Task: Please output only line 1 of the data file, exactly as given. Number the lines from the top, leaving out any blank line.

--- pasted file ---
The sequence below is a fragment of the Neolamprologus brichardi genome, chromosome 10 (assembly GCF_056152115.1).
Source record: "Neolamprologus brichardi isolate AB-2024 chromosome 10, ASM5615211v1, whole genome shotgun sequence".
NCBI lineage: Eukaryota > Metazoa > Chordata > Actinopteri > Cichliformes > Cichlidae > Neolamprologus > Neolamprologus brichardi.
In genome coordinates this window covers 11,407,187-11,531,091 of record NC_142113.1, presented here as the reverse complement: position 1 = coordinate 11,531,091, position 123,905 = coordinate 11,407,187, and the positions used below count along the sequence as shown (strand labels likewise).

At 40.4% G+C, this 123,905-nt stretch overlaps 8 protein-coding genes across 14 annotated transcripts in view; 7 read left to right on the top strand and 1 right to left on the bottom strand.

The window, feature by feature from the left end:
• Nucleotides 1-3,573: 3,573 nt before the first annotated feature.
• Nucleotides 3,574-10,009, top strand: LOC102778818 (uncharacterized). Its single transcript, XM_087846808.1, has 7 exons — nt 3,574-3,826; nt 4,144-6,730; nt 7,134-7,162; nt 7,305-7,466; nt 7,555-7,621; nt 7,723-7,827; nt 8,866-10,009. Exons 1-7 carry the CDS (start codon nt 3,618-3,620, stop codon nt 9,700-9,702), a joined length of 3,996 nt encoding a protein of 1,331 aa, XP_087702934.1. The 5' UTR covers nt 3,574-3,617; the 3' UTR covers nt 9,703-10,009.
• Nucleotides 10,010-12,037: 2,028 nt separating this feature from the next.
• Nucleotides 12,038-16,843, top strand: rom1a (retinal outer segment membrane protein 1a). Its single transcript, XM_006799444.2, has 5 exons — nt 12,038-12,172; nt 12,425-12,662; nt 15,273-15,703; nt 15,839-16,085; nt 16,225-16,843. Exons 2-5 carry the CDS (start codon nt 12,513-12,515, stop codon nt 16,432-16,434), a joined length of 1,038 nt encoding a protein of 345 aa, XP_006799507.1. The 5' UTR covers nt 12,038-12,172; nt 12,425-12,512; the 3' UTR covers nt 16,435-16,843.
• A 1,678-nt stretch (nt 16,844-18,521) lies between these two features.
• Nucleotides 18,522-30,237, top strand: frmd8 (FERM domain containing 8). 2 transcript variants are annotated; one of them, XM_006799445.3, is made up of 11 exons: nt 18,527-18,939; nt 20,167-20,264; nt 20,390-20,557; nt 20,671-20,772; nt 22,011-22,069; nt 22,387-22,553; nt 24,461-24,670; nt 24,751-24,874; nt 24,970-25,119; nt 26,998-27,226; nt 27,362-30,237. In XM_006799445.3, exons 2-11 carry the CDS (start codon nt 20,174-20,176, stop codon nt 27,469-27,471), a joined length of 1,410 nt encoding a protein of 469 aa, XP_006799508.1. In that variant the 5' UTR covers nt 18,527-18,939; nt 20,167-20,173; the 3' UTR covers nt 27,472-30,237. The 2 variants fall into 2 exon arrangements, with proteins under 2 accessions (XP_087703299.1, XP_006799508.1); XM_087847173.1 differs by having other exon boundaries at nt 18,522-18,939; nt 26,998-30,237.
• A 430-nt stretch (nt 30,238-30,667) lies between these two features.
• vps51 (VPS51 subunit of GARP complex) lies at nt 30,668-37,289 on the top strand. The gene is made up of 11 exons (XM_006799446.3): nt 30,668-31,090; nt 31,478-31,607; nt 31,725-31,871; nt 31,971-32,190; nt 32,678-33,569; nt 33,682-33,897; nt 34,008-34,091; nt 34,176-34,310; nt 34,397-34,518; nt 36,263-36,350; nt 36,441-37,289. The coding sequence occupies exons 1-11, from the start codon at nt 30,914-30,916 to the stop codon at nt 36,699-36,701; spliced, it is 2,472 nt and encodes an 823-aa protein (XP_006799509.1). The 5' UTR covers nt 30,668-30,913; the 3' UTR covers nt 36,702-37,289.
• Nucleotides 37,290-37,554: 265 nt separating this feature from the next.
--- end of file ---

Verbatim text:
The sequence below is a fragment of the Neolamprologus brichardi genome, chromosome 10 (assembly GCF_056152115.1).